She redid my website this past winter (I’ve had the original since 2001 and it’s gone through many iterations) and changed it to a wordpress.org site. I wrote all the content but when she was nearly done the “techy stuff” she came over and trained me on how to make changes myself AND I recorded that training. That training was good AND helpful.

Susan and I did our interview at Red Rocket Coffee on the Danforth so you’ll hear conversations and cups clinking in the background. I learned even more about her background.

Click below to hear our interview. If you want to save a version to listen to at a later time, click where you see “Download MP3″.


MP3 File

 

I have a podcast of this interview too. Click on the RSS symbol. It’s to the right.   View RSS XML

Susan can be reached via phone at 416-729-8945 here in Toronto or email her at Info@boostbusiness.ca

Her website is www.boostbusiness.ca . You may ask her any questions about her services and you may even use her. She’s very accessible and will call or email back right away. And by the way she does great training :-)

I interview these women business owners to demonstrate to you that YOU CAN DO ANYTHING!

Who would YOU recommend I interview? Who is an inspiration to you?

Oct 072012
 

twitterAre you starting a business? Or are you a boomer with a business who thinks twitter is only for young people and you don’t understand how to use it? Don’t be afraid because here’s a step by step way with the steps you need to do for several weeks (or months) at the beginning.

Know who your client is. You hear this repeatedly for everything you do in business and it holds true here too. You must know who you want to attract before you begin anything.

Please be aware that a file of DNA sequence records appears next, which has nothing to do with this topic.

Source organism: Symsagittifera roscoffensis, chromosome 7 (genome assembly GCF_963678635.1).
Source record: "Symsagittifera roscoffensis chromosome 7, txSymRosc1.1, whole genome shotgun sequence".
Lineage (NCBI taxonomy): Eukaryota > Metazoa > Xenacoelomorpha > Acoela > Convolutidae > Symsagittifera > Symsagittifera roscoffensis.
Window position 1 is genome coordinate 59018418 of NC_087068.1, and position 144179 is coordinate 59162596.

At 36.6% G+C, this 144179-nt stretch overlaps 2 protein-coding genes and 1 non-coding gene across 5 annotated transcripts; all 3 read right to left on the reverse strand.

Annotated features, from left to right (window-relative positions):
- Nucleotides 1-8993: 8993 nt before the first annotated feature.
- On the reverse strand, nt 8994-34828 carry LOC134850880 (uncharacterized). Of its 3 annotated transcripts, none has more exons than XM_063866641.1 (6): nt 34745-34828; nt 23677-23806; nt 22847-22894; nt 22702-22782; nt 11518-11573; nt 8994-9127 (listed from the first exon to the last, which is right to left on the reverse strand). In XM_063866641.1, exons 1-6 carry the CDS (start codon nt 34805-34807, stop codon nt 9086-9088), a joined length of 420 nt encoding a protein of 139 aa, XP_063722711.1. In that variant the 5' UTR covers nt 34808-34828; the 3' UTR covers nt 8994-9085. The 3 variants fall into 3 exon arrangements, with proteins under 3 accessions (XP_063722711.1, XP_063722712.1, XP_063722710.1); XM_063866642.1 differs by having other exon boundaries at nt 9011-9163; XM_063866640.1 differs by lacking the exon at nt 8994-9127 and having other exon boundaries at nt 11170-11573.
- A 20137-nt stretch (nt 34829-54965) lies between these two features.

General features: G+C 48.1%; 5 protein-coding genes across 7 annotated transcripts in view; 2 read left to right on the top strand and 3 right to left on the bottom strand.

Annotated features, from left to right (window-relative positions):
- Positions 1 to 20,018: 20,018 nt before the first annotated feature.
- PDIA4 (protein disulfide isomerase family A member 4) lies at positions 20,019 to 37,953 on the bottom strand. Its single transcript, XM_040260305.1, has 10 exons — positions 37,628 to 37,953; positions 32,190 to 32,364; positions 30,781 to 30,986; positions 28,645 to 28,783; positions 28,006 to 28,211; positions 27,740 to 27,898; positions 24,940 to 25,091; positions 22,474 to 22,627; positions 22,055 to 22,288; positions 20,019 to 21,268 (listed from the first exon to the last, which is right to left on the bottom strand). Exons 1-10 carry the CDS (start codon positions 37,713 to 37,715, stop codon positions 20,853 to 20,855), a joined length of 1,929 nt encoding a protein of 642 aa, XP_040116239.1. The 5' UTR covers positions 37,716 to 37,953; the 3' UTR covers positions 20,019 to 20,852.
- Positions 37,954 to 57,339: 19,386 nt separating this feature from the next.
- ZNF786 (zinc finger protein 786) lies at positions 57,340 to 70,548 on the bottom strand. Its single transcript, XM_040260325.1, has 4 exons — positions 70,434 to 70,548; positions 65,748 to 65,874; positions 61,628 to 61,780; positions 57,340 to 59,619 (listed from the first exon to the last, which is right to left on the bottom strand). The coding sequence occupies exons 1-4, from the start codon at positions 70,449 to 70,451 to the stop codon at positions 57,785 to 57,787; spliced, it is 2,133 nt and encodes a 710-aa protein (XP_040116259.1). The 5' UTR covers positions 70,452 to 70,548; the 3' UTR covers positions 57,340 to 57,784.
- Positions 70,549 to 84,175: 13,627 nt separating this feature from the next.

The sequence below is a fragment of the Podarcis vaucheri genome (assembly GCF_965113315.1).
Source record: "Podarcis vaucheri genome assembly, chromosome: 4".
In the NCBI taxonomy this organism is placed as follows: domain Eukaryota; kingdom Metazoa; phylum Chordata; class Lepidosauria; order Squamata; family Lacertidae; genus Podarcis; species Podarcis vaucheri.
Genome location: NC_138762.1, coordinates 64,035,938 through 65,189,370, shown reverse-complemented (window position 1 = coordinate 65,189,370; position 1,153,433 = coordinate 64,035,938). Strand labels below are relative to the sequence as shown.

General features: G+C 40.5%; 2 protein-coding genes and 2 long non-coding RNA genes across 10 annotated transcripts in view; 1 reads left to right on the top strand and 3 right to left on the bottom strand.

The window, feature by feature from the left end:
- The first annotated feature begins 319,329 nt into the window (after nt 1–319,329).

Have a website. Nearly all businesses in 2014 have a website so they can be found. Even if you don’t have any products (yet), your business is local or your business all comes from referrals you must be able to be found online.

how to start a businessPassword. Choose one for use with twitter. You probably have passwords for several sites by now so write it down wherever you keep all your passwords.

Create your profile in twitter. What do want to be known for? Download a “friendly” picture of you. Twitter will size it to fit so choose a “headshot“. Remember to put your website in so that when people look at your profile they can click on the link to your website and learn more about you and what you do.

Spend 10 minutes a day. To start add the names of people you know in business and see if they’re on twitter. See who they follow. Look at the profiles of those they follow. If they fit your definition of your ideal client OR if they’re in the field you’re looking at then “follow” them.

Retweet. Read tweets written and then retweet those by people who have something that your ideal clients would be interested in. For example I retweet most things by Susan Ward who is @boostbiz in twitter because she is a web developer (and she did my websites) and those by Suzan St Maur a writer and a prolific blogger who is @SuzanStMaur

Eventually if you retweet somebody often enough they thank you by tweeting their thanks and list your twitter “handle” (it will be @thenameyouchose).

 All you have to do when you begin is retweet what others have written. Just choose the “right” people and “right” tweets.

That’s all you have to do to start. Spend 10 minutes 5 days out of 7 and go on to twitter at different times of the day.

Tell me what worked the best for you. Try these tips and let me know if they work for you.

 

photo credit: Scott Beale via photopin cc

Sep 132012